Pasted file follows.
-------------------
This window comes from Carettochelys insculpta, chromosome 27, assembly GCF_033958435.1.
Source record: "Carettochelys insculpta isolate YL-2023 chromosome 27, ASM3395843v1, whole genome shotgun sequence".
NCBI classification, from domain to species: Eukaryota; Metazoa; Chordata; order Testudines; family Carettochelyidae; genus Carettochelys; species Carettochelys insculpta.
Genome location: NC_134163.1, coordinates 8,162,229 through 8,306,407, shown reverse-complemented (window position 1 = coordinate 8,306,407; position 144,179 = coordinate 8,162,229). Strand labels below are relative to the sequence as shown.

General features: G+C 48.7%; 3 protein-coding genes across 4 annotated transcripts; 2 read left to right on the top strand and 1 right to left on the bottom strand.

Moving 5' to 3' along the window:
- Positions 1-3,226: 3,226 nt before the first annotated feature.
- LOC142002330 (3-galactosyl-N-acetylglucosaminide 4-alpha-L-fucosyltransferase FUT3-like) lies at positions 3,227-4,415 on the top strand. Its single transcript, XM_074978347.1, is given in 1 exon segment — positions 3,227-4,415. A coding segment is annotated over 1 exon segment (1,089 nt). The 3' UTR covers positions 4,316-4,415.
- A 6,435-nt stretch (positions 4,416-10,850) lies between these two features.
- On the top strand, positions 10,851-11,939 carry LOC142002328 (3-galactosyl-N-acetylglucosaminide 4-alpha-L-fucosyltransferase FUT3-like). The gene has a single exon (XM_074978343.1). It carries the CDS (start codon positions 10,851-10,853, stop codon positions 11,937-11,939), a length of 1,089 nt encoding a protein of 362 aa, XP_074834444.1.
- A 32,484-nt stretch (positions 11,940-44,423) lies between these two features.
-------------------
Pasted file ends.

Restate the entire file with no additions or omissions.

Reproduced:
This window comes from Carettochelys insculpta, chromosome 27, assembly GCF_033958435.1.
Source record: "Carettochelys insculpta isolate YL-2023 chromosome 27, ASM3395843v1, whole genome shotgun sequence".
NCBI classification, from domain to species: Eukaryota; Metazoa; Chordata; order Testudines; family Carettochelyidae; genus Carettochelys; species Carettochelys insculpta.
Genome location: NC_134163.1, coordinates 8,162,229 through 8,306,407, shown reverse-complemented (window position 1 = coordinate 8,306,407; position 144,179 = coordinate 8,162,229). Strand labels below are relative to the sequence as shown.

General features: G+C 48.7%; 3 protein-coding genes across 4 annotated transcripts; 2 read left to right on the top strand and 1 right to left on the bottom strand.

Moving 5' to 3' along the window:
- Positions 1-3,226: 3,226 nt before the first annotated feature.
- LOC142002330 (3-galactosyl-N-acetylglucosaminide 4-alpha-L-fucosyltransferase FUT3-like) lies at positions 3,227-4,415 on the top strand. Its single transcript, XM_074978347.1, is given in 1 exon segment — positions 3,227-4,415. A coding segment is annotated over 1 exon segment (1,089 nt). The 3' UTR covers positions 4,316-4,415.
- A 6,435-nt stretch (positions 4,416-10,850) lies between these two features.
- On the top strand, positions 10,851-11,939 carry LOC142002328 (3-galactosyl-N-acetylglucosaminide 4-alpha-L-fucosyltransferase FUT3-like). The gene has a single exon (XM_074978343.1). It carries the CDS (start codon positions 10,851-10,853, stop codon positions 11,937-11,939), a length of 1,089 nt encoding a protein of 362 aa, XP_074834444.1.
- A 32,484-nt stretch (positions 11,940-44,423) lies between these two features.